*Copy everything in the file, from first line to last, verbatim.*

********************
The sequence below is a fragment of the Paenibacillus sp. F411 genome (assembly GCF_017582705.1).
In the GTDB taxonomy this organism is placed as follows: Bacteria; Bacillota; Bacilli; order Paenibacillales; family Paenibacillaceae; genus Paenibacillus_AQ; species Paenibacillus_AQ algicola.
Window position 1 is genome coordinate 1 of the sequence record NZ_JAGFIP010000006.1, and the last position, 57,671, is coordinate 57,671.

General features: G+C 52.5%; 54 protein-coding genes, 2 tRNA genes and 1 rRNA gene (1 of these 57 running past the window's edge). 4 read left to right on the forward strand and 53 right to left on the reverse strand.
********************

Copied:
The sequence below is a fragment of the Paenibacillus sp. F411 genome (assembly GCF_017582705.1).
In the GTDB taxonomy this organism is placed as follows: Bacteria; Bacillota; Bacilli; order Paenibacillales; family Paenibacillaceae; genus Paenibacillus_AQ; species Paenibacillus_AQ algicola.
Window position 1 is genome coordinate 1 of the sequence record NZ_JAGFIP010000006.1, and the last position, 57,671, is coordinate 57,671.

General features: G+C 52.5%; 54 protein-coding genes, 2 tRNA genes and 1 rRNA gene (1 of these 57 running past the window's edge). 4 read left to right on the forward strand and 53 right to left on the reverse strand.